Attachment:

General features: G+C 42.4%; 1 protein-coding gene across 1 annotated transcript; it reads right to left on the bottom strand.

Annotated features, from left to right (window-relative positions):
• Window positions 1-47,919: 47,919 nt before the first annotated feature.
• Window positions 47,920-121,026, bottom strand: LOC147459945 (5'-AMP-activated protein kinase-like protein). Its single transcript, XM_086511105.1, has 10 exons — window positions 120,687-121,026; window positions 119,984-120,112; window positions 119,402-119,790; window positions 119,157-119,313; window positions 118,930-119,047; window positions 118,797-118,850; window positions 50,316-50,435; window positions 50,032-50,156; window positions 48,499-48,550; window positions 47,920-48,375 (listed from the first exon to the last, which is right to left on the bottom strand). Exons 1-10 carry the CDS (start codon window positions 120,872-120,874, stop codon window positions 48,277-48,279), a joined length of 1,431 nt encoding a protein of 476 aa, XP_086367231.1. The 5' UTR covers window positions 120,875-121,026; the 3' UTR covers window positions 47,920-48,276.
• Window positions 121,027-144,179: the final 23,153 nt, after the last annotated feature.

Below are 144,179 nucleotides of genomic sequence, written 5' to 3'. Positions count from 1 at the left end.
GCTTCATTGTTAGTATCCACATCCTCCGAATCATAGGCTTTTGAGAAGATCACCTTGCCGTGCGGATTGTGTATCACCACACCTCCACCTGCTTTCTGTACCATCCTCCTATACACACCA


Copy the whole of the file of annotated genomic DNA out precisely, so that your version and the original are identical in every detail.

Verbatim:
General features: G+C 42.4%; 1 protein-coding gene across 1 annotated transcript; it reads right to left on the bottom strand.

Annotated features, from left to right (window-relative positions):
• Window positions 1-47,919: 47,919 nt before the first annotated feature.
• Window positions 47,920-121,026, bottom strand: LOC147459945 (5'-AMP-activated protein kinase-like protein). Its single transcript, XM_086511105.1, has 10 exons — window positions 120,687-121,026; window positions 119,984-120,112; window positions 119,402-119,790; window positions 119,157-119,313; window positions 118,930-119,047; window positions 118,797-118,850; window positions 50,316-50,435; window positions 50,032-50,156; window positions 48,499-48,550; window positions 47,920-48,375 (listed from the first exon to the last, which is right to left on the bottom strand). Exons 1-10 carry the CDS (start codon window positions 120,872-120,874, stop codon window positions 48,277-48,279), a joined length of 1,431 nt encoding a protein of 476 aa, XP_086367231.1. The 5' UTR covers window positions 120,875-121,026; the 3' UTR covers window positions 47,920-48,276.
• Window positions 121,027-144,179: the final 23,153 nt, after the last annotated feature.

Below are 144,179 nucleotides of genomic sequence, written 5' to 3'. Positions count from 1 at the left end.
GCTTCATTGTTAGTATCCACATCCTCCGAATCATAGGCTTTTGAGAAGATCACCTTGCCGTGCGGATTGTGTATCACCACACCTCCACCTGCTTTCTGTACCATCCTCCTATACACACCA